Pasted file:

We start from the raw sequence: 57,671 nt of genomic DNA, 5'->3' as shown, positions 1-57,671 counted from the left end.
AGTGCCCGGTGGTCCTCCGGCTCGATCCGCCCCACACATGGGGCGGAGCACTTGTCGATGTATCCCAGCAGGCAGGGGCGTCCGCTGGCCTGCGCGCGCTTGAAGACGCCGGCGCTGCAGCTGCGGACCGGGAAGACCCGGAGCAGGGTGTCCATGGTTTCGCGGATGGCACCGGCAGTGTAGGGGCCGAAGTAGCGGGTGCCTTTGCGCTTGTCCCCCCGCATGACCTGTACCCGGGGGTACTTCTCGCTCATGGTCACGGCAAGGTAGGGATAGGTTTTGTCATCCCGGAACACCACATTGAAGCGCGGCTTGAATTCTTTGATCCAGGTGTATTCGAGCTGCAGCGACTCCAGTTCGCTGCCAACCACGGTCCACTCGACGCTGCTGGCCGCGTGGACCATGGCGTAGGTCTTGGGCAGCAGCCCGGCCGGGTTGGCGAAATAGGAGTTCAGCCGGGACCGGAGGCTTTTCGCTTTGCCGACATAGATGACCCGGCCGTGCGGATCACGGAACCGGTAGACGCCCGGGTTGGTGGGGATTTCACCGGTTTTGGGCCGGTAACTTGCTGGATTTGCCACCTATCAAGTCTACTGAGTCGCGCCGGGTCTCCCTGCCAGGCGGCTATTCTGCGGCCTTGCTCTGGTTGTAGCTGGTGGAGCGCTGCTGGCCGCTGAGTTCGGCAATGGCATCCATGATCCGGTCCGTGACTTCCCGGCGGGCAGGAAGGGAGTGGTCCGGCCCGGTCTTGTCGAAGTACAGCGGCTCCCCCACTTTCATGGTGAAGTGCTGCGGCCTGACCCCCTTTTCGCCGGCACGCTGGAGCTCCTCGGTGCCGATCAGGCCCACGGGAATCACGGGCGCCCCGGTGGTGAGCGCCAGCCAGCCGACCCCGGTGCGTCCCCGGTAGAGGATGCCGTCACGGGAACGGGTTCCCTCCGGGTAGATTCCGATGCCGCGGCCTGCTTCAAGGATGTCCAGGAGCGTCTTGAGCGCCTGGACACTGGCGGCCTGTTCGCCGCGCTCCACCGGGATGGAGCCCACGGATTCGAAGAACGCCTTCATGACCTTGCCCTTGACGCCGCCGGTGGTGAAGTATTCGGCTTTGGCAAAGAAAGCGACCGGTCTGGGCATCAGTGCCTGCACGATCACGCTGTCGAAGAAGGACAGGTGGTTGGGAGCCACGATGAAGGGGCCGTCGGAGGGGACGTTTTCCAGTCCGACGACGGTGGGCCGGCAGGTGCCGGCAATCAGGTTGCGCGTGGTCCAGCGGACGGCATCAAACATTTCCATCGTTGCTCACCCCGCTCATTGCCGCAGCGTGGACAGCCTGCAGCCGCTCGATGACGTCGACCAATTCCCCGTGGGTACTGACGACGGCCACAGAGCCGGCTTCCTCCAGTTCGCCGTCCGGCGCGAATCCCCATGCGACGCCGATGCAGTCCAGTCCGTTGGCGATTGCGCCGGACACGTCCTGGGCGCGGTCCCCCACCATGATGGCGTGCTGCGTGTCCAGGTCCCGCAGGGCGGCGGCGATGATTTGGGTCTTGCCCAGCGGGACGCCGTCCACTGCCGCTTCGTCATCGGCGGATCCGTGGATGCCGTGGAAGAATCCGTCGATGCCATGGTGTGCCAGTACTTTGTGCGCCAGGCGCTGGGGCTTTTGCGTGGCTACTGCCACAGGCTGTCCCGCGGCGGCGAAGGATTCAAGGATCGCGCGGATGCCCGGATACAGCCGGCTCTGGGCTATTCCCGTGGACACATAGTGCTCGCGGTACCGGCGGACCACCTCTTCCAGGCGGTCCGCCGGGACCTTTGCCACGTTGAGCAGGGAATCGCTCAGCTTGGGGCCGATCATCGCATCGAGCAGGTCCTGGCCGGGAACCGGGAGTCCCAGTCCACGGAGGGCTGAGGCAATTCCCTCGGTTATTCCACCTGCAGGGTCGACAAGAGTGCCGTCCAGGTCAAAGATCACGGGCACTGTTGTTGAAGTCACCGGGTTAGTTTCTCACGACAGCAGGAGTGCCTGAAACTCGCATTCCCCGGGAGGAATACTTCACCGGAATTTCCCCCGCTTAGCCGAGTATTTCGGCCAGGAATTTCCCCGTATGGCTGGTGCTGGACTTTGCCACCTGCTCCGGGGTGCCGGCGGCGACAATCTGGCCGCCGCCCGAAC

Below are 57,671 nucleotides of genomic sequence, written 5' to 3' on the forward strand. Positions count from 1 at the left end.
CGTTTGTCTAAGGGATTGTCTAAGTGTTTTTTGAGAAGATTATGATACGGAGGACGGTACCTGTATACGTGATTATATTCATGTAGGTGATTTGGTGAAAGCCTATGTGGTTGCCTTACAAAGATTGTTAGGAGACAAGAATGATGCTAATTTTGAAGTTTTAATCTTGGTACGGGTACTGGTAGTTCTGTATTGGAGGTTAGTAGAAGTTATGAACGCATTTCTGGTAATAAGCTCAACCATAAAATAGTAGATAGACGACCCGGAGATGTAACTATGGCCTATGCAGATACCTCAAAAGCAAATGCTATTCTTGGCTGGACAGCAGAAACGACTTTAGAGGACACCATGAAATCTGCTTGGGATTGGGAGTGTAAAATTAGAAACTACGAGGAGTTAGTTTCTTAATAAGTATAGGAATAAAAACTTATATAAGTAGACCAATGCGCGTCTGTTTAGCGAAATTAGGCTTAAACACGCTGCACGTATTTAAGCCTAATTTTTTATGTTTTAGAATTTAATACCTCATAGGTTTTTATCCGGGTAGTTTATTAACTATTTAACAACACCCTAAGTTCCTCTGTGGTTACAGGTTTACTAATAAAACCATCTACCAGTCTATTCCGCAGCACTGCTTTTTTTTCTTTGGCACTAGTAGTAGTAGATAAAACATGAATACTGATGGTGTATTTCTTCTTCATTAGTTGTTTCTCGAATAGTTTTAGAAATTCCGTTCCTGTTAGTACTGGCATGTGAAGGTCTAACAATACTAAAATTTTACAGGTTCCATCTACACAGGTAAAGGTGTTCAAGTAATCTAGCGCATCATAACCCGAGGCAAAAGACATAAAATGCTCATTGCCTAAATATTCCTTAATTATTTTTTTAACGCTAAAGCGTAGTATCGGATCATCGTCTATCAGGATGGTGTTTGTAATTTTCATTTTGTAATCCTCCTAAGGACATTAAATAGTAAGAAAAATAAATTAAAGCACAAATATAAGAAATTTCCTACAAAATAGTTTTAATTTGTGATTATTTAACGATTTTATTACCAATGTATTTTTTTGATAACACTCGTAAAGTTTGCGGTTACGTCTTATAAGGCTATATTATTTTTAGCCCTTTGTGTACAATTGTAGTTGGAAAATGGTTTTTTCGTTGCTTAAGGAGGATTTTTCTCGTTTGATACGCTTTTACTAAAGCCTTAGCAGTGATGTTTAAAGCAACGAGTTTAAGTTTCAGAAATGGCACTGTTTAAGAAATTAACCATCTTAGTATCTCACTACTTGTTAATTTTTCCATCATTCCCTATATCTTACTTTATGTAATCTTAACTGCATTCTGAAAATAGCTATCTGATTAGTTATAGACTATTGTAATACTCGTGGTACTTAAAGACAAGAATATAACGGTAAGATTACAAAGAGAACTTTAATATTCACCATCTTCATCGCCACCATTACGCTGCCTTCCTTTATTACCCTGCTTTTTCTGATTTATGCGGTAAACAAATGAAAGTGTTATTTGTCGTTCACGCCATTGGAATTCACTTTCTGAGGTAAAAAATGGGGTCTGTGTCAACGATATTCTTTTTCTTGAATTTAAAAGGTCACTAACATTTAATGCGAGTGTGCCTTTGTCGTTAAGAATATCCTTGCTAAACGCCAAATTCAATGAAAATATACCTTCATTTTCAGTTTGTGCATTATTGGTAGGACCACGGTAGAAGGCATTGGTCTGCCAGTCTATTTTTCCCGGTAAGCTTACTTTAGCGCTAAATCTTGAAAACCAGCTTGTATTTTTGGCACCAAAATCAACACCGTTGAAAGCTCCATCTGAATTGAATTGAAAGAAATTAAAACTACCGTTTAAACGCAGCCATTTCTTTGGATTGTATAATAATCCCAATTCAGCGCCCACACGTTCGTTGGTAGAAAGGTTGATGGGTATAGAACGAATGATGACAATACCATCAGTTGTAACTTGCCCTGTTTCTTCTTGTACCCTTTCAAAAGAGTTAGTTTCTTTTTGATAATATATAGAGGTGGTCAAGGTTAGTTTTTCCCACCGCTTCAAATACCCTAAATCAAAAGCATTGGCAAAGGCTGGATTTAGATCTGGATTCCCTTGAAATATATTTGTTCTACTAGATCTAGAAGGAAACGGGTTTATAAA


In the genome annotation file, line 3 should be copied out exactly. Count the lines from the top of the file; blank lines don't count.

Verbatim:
Below are 57,671 nucleotides of genomic sequence, written 5' to 3' on the forward strand. Positions count from 1 at the left end.